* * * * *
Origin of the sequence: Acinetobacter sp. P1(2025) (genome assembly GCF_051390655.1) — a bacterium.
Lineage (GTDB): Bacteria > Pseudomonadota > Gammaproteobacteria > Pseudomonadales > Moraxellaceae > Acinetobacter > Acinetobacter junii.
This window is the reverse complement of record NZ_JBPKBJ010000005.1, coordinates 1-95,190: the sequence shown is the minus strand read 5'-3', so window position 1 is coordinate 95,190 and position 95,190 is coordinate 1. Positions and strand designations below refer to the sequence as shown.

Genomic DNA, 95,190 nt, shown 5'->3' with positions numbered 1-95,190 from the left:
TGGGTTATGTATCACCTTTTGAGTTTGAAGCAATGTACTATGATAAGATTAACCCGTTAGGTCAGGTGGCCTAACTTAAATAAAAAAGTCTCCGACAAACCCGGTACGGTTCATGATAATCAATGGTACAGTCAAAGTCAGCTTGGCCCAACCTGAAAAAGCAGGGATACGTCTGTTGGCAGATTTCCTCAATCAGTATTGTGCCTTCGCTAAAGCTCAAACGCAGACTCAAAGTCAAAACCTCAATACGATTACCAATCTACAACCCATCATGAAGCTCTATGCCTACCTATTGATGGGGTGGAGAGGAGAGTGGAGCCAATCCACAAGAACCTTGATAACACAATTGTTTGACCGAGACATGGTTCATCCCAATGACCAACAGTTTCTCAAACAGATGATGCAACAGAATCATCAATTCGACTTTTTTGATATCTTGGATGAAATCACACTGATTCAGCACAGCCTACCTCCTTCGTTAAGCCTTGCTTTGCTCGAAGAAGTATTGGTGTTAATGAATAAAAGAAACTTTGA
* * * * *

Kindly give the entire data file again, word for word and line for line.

Origin of the sequence: Acinetobacter sp. P1(2025) (genome assembly GCF_051390655.1) — a bacterium.
Lineage (GTDB): Bacteria > Pseudomonadota > Gammaproteobacteria > Pseudomonadales > Moraxellaceae > Acinetobacter > Acinetobacter junii.
This window is the reverse complement of record NZ_JBPKBJ010000005.1, coordinates 1-95,190: the sequence shown is the minus strand read 5'-3', so window position 1 is coordinate 95,190 and position 95,190 is coordinate 1. Positions and strand designations below refer to the sequence as shown.

Genomic DNA, 95,190 nt, shown 5'->3' with positions numbered 1-95,190 from the left:
TGGGTTATGTATCACCTTTTGAGTTTGAAGCAATGTACTATGATAAGATTAACCCGTTAGGTCAGGTGGCCTAACTTAAATAAAAAAGTCTCCGACAAACCCGGTACGGTTCATGATAATCAATGGTACAGTCAAAGTCAGCTTGGCCCAACCTGAAAAAGCAGGGATACGTCTGTTGGCAGATTTCCTCAATCAGTATTGTGCCTTCGCTAAAGCTCAAACGCAGACTCAAAGTCAAAACCTCAATACGATTACCAATCTACAACCCATCATGAAGCTCTATGCCTACCTATTGATGGGGTGGAGAGGAGAGTGGAGCCAATCCACAAGAACCTTGATAACACAATTGTTTGACCGAGACATGGTTCATCCCAATGACCAACAGTTTCTCAAACAGATGATGCAACAGAATCATCAATTCGACTTTTTTGATATCTTGGATGAAATCACACTGATTCAGCACAGCCTACCTCCTTCGTTAAGCCTTGCTTTGCTCGAAGAAGTATTGGTGTTAATGAATAAAAGAAACTTTGA